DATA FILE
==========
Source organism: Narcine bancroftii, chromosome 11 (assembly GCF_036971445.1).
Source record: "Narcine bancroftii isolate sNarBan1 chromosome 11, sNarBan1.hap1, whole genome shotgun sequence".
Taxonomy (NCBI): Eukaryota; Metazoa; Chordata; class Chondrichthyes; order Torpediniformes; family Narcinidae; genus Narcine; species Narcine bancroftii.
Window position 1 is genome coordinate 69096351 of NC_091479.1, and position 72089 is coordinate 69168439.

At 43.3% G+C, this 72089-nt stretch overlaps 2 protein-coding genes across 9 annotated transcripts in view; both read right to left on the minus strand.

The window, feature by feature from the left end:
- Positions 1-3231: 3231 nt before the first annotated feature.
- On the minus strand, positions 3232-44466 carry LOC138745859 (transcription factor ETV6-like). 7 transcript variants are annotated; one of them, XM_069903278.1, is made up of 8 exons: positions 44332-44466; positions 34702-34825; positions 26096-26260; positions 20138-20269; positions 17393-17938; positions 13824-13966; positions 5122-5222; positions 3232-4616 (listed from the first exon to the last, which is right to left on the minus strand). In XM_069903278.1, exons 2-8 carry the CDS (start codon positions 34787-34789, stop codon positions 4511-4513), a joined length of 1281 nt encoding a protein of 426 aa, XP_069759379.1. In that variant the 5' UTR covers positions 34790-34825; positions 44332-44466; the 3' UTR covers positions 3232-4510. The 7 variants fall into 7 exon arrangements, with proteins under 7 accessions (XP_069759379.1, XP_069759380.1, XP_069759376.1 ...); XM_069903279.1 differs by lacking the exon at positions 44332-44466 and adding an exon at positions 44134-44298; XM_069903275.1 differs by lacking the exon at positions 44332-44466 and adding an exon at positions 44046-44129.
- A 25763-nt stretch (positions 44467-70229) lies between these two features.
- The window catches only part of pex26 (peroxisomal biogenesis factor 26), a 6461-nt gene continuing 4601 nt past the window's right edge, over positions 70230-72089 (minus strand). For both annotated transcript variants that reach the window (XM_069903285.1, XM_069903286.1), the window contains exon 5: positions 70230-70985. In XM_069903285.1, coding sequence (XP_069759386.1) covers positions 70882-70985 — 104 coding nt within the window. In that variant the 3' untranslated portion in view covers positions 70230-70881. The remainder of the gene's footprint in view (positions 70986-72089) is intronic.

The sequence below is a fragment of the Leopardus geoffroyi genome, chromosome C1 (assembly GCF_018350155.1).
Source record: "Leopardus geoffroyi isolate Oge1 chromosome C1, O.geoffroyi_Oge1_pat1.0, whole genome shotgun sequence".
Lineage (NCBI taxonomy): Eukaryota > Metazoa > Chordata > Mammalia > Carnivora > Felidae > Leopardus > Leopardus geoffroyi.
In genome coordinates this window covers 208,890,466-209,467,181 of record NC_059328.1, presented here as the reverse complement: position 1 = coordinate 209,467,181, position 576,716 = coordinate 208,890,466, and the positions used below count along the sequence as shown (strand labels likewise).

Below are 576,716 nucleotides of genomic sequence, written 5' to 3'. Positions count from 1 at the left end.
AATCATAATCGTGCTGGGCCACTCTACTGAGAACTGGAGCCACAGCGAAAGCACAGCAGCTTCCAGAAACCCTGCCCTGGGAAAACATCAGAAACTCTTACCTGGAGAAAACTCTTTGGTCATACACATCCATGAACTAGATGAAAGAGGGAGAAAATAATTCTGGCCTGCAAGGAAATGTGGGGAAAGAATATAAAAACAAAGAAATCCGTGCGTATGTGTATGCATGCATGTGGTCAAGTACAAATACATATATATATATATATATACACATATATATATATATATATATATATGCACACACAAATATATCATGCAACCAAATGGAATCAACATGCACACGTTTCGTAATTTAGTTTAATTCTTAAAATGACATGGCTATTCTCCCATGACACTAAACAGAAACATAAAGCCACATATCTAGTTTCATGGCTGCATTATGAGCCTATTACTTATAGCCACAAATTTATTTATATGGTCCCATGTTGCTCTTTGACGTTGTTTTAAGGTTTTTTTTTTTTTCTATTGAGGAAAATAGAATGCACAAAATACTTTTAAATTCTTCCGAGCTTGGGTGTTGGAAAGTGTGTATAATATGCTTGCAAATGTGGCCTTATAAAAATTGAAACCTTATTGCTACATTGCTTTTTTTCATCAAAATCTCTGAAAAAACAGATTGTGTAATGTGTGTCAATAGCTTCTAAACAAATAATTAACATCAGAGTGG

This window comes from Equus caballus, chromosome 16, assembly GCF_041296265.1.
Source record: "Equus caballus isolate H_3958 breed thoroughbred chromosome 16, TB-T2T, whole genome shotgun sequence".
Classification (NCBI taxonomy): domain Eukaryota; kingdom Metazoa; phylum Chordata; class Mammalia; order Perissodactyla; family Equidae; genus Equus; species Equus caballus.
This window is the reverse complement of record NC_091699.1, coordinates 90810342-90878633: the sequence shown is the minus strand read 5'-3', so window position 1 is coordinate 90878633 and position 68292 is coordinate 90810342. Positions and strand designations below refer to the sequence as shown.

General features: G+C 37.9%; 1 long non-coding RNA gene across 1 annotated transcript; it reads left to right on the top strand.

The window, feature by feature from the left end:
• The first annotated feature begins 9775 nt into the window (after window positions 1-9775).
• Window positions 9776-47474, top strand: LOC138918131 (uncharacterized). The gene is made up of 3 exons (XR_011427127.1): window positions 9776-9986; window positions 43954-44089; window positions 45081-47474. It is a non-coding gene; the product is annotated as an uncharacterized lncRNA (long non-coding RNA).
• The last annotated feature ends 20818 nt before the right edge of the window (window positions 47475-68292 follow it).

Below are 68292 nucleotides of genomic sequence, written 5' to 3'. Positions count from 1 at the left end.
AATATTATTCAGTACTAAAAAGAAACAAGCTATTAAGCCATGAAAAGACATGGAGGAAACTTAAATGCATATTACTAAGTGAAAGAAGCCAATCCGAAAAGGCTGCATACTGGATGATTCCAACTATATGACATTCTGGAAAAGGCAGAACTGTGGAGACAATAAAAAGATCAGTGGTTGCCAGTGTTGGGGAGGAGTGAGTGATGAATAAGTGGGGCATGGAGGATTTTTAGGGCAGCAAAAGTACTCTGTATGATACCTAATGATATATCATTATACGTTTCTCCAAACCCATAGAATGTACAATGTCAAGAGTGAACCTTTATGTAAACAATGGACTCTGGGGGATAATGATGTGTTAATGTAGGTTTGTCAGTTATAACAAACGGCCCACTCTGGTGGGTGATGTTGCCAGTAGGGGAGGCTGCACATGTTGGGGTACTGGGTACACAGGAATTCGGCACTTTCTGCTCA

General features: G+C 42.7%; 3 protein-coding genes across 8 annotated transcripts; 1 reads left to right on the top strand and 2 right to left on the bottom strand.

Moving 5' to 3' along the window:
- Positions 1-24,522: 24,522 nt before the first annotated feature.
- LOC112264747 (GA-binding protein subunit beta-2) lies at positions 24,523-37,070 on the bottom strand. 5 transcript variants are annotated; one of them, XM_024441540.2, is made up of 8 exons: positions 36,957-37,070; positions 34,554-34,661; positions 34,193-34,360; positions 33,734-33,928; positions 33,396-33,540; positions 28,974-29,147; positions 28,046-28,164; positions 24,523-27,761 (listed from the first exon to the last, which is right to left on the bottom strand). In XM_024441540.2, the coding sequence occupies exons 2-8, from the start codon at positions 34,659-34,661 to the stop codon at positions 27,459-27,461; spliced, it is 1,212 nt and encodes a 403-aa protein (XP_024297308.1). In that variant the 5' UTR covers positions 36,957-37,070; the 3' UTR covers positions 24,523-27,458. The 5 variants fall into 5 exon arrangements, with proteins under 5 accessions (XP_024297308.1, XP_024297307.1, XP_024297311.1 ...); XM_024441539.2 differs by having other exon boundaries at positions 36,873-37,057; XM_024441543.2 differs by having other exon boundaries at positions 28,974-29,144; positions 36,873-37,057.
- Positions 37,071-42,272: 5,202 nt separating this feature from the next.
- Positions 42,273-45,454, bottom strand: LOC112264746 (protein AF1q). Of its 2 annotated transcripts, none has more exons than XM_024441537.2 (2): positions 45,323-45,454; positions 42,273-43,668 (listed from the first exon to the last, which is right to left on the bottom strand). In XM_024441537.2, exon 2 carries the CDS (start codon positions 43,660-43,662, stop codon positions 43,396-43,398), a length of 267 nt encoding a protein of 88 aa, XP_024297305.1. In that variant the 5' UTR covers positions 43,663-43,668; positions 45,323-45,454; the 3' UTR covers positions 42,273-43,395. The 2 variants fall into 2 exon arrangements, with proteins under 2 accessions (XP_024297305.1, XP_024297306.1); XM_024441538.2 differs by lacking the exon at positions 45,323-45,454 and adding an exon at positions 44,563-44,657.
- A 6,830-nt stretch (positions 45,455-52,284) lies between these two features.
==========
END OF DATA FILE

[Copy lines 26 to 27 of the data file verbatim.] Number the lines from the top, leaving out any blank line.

Below are 68292 nucleotides of genomic sequence, written 5' to 3'. Positions count from 1 at the left end.
AATATTATTCAGTACTAAAAAGAAACAAGCTATTAAGCCATGAAAAGACATGGAGGAAACTTAAATGCATATTACTAAGTGAAAGAAGCCAATCCGAAAAGGCTGCATACTGGATGATTCCAACTATATGACATTCTGGAAAAGGCAGAACTGTGGAGACAATAAAAAGATCAGTGGTTGCCAGTGTTGGGGAGGAGTGAGTGATGAATAAGTGGGGCATGGAGGATTTTTAGGGCAGCAAAAGTACTCTGTATGATACCTAATGATATATCATTATACGTTTCTCCAAACCCATAGAATGTACAATGTCAAGAGTGAACCTTTATGTAAACAATGGACTCTGGGGGATAATGATGTGTTAATGTAGGTTTGTCAGTTATAACAAACGGCCCACTCTGGTGGGTGATGTTGCCAGTAGGGGAGGCTGCACATGTTGGGGTACTGGGTACACAGGAATTCGGCACTTTCTGCTCA